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The Hundred and One Nights: A Recently Discovered Old Manuscript

Pages 299 - 316



In the year 2005, the Aga Khan Trust for Culture has acquired a manuscript of the Hundred and One Nights, a work that constitutes a sibling to the Book of the Stories of the Thousand and One Nights, better known in English as the Arabian Nights. The manuscript is bound together with a copy of the Book of Geography (Kitāb al-Jughrāfiya) compiled by Muḥammad b. Abū Bakr az-Zuhrī, an author who lived in the Spanish city of Granada, then under Muslim domination, at the beginning of the twelfth century. The calligrapher's colophon dates the completion of his copy of the Book of Geography to Rabīʿ II 632 (commenced December 24, 1234). Both books are written in a fairly similar Maghrebi hand, and the paper of both books appears to be the same. Considering the fact that the oldest unambiguously dated manuscript of the Hundred and One Nights known so far dates from 1190/1776, and that the oldest preserved manuscript of the Thousand and One Nights dates from the fifteenth century, the recently discovery manuscript deserves particular attention. While a comprehensive evaluation of the manuscript's importance will only be possible after detailed scrutiny, the present short essay serves to present the manuscript to international research.



1 Editorial remark: The article has two parts that are written in English and French. U. Marzolph is author of part one (“The Historical Context of the Hundred and One Nights”); A. Chraïbi is author of part two (“Comparaison des récits-cadres des trois textes”).

2 For recent scholarly assessments of the Thousand and One Nights see H. and S. Grotzfeld: Die Erzählungen aus ‚Tausendundeiner Nacht’. Darmstadt 1984; W. Walther: Tausendundeine Nacht. Eine Einführung. München/Zürich 1987; R. Irwin: The Arabian Nights: A Companion. London 1994; U. Marzolph/R. van Leeuwen: The Arabian Nights Encyclopedia 1–2. Santa Barbara 1994; A. Chraïbi: Les Mille et une nuits. Histoire du texte et Classification des contes. Paris 2008. I would like to thank Aboubakr Chraïbi for his diligent reading of a draft version of the present essay as well as for a number of valuable suggestions.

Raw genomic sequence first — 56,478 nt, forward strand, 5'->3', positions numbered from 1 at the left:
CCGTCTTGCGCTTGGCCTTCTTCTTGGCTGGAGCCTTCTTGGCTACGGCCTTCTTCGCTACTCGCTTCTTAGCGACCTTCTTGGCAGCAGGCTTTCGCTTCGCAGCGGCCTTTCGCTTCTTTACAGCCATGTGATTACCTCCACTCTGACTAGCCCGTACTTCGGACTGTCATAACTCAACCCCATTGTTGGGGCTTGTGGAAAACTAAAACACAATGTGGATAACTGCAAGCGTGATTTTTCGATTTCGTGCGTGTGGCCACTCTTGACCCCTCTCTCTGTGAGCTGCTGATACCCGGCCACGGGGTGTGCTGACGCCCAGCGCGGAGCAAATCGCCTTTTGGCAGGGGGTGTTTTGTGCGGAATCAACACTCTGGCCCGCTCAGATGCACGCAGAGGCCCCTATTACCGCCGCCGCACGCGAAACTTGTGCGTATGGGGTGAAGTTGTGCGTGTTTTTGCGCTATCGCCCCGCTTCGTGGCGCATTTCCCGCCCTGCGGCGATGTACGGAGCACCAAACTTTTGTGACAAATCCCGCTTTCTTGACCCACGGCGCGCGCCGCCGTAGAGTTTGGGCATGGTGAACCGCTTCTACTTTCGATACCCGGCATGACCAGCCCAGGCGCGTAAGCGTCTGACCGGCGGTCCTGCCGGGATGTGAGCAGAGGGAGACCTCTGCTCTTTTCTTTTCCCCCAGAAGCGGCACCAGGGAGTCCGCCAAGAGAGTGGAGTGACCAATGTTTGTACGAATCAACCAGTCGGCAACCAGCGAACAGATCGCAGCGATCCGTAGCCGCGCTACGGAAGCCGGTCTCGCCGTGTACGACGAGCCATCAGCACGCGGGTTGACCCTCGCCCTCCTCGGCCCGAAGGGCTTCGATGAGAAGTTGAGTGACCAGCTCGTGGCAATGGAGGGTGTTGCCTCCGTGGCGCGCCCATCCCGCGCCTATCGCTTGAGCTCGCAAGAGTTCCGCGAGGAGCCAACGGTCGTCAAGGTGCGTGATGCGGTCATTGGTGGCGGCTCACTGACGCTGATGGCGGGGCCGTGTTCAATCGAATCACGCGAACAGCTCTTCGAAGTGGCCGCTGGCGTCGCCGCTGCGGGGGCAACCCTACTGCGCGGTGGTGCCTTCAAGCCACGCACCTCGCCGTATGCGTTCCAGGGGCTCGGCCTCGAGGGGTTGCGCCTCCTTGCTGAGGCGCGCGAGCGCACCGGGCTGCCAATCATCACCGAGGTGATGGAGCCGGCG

3 See, most recently, S. Makdisi/F. Nussbaum (eds.): The Arabian Nights in Historical Context: Between East and West. Oxford 2008; D. Jullien: Les Amoureux de Schéhérazade. Variations modernes sur les Mille et Une Nuits. Geneva 2009.

4 H. Sugita: “The Arabian Nights in Modern Japan: A Brief Historical Sketch.” In: Y. Yamanaka/T. Nishio (eds.): The Arabian Nights and Orientalism: Perspectives from East and West. London 2005, pp. 116–153; T. Geider: “Alfu Lela Ulela: The Thousand and One Nights in Swahili-speaking East Africa.” In: U. Marzolph (ed.): The Arabian Nights in Transnational Perspective. Detroit 2007, pp. 183–200.

5 V. Chauvin: Bibliographie des ouvrages arabes ou relatifs aux arabes. Vols. 4–7, 8. Liège 1901–1903, 1904, at vol. 4, pp. 121–122, nos. 307–311; M. Gaudefroy-Demombynes: “Notes sur les ‘Mille et une Nuits’ (1).” In: Revue des Traditions Populaires 22 (1907), pp. 193–198, at pp. 195–197; E. Cosquin: “Le Prologue cadre des Mille et une nuits, les légendes perses et le livre d'Esther.” In: Revue Biblique 6 (1909), pp. 7–49 (also in id.: Études folkloriques. Paris 1922, pp. 265–347); G. Ferrand: “Note sur le livre des 101 Nuits.” In: JA 10th series, 17 (1911), pp. 309–318.